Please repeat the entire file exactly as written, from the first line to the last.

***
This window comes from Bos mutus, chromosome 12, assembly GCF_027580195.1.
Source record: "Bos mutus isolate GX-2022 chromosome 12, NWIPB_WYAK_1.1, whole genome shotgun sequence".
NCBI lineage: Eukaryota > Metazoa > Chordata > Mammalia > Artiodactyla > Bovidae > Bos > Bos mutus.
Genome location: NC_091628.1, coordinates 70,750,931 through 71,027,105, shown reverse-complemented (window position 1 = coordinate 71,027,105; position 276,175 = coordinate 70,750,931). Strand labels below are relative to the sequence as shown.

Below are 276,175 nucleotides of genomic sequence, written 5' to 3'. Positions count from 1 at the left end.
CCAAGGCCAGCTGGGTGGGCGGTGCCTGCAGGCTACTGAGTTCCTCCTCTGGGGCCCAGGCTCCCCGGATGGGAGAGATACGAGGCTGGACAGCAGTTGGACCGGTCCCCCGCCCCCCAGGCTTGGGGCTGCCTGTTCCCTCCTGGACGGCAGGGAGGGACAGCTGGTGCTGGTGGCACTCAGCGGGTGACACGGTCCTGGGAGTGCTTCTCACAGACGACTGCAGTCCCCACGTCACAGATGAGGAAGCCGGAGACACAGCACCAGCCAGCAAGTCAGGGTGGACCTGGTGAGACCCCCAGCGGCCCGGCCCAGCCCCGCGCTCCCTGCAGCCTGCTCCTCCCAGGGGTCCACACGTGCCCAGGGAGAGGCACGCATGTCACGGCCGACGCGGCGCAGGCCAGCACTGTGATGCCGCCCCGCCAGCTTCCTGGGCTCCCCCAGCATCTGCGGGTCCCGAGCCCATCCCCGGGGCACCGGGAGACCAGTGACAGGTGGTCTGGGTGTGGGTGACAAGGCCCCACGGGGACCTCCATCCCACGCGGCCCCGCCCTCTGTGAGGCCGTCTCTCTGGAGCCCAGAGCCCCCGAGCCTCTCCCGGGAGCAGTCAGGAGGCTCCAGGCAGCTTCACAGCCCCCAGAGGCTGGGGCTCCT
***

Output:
This window comes from Bos mutus, chromosome 12, assembly GCF_027580195.1.
Source record: "Bos mutus isolate GX-2022 chromosome 12, NWIPB_WYAK_1.1, whole genome shotgun sequence".
NCBI lineage: Eukaryota > Metazoa > Chordata > Mammalia > Artiodactyla > Bovidae > Bos > Bos mutus.
Genome location: NC_091628.1, coordinates 70,750,931 through 71,027,105, shown reverse-complemented (window position 1 = coordinate 71,027,105; position 276,175 = coordinate 70,750,931). Strand labels below are relative to the sequence as shown.

Below are 276,175 nucleotides of genomic sequence, written 5' to 3'. Positions count from 1 at the left end.
CCAAGGCCAGCTGGGTGGGCGGTGCCTGCAGGCTACTGAGTTCCTCCTCTGGGGCCCAGGCTCCCCGGATGGGAGAGATACGAGGCTGGACAGCAGTTGGACCGGTCCCCCGCCCCCCAGGCTTGGGGCTGCCTGTTCCCTCCTGGACGGCAGGGAGGGACAGCTGGTGCTGGTGGCACTCAGCGGGTGACACGGTCCTGGGAGTGCTTCTCACAGACGACTGCAGTCCCCACGTCACAGATGAGGAAGCCGGAGACACAGCACCAGCCAGCAAGTCAGGGTGGACCTGGTGAGACCCCCAGCGGCCCGGCCCAGCCCCGCGCTCCCTGCAGCCTGCTCCTCCCAGGGGTCCACACGTGCCCAGGGAGAGGCACGCATGTCACGGCCGACGCGGCGCAGGCCAGCACTGTGATGCCGCCCCGCCAGCTTCCTGGGCTCCCCCAGCATCTGCGGGTCCCGAGCCCATCCCCGGGGCACCGGGAGACCAGTGACAGGTGGTCTGGGTGTGGGTGACAAGGCCCCACGGGGACCTCCATCCCACGCGGCCCCGCCCTCTGTGAGGCCGTCTCTCTGGAGCCCAGAGCCCCCGAGCCTCTCCCGGGAGCAGTCAGGAGGCTCCAGGCAGCTTCACAGCCCCCAGAGGCTGGGGCTCCT